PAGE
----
City asks for input on new short-term rental regulations - WECT TV6-WECT.com:News, weather & sports Wilmington, NC

City asks for input on new short-term rental regulations

The Wilmington Planning Commission is asking for public input on its latest version of codes to regulate short-term rentals within the city. (Source: WECT) The Wilmington Planning Commission is asking for public input on its latest version of codes to regulate short-term rentals within the city. (Source: WECT)
WILMINGTON, NC (WECT) -

The Wilmington Planning Commission heard hours of public input Wednesday on its latest version of codes to regulate short-term rentals like Airbnb and VRBO within the city. 

The debate is a passionate one on both sides. Those against short-term rentals, many of whom live in the historic district, don't want to see their neighborhood used for commercial reasons. 

They say they have experienced problems with parking, parties, trash, and crime due to short-term rentals. Many residents who live in these areas are open to long-term rentals, as long as there are regulations in place.

One man has lived with his family in the historic district for 41 years and he hopes to keep it residential. 

"I've seen a lot of things change, and I've seen a lot of people spend a lot of money to make the historic district the crown jewel of our town," Don Britt said. "And it is, and we are continually battling commercial intrusions." 

Those in favor of allowing short-term rentals believe they're good for tourism, the local economy, and the growth of the city. They say they already take measures to make sure their short-term renters are not causing problems. 

Phillip Gates-Idem owns a duplex just outside of the historic district. He and his wife purchased it to use as a vacation home, and rent it on Airbnb when they're not in town.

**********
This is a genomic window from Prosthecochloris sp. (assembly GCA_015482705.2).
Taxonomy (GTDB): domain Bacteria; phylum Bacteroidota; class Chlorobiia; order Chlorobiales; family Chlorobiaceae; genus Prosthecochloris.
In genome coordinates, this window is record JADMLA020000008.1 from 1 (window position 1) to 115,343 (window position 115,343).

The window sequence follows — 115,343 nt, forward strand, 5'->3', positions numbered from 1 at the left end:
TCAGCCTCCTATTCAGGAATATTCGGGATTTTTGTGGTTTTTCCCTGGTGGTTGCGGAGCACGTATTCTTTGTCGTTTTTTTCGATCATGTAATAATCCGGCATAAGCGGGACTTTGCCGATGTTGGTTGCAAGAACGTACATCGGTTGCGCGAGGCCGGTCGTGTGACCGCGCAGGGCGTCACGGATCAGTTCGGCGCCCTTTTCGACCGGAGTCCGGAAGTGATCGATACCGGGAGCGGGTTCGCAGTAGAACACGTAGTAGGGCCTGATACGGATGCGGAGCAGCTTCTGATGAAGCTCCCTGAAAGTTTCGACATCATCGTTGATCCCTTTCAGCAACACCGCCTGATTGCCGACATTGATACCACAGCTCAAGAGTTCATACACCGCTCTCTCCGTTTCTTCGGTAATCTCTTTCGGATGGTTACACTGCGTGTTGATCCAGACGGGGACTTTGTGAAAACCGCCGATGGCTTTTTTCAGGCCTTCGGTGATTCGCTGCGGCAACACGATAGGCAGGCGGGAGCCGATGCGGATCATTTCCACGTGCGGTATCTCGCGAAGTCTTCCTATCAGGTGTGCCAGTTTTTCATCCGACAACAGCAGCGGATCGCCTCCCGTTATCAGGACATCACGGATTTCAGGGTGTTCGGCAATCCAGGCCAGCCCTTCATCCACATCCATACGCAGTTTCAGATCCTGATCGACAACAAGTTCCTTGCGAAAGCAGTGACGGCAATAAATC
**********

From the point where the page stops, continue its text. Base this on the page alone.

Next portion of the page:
"We do make it very clear in our listing that we don't allow parties. We don't want loud noise. We live in a quiet neighborhood," Gates-Idem said. "We also have let all of our neighbors know. We have a neighborhood that is a mix of people and we just don't want to be doing this secretly so we let them know, we work together, and we have not had any complaints." 

City officials estimate there are about 400 short-term rentals operating within city limits with little to no regulation. 

The planning commission has been working on possible regulations for months and has narrowed down short-term rentals into two proposed categories: home stay and whole-house lodging. 

Home stay:

  • Includes individual bedrooms in a home
  • They can't be rented for more than 29 days at a time
  • A home stay property must be someone's personal residence

Whole-house lodging: 

  • Renting of an entire house or dwelling unit
  • A maximum of three bedrooms per unit
  • A manager must be within 20 miles of property

There are also proposed registration requirements and other rules that apply to both home stay and whole-house lodging. 

Specific guidelines for both types of short-term rentals can be found below. 

  

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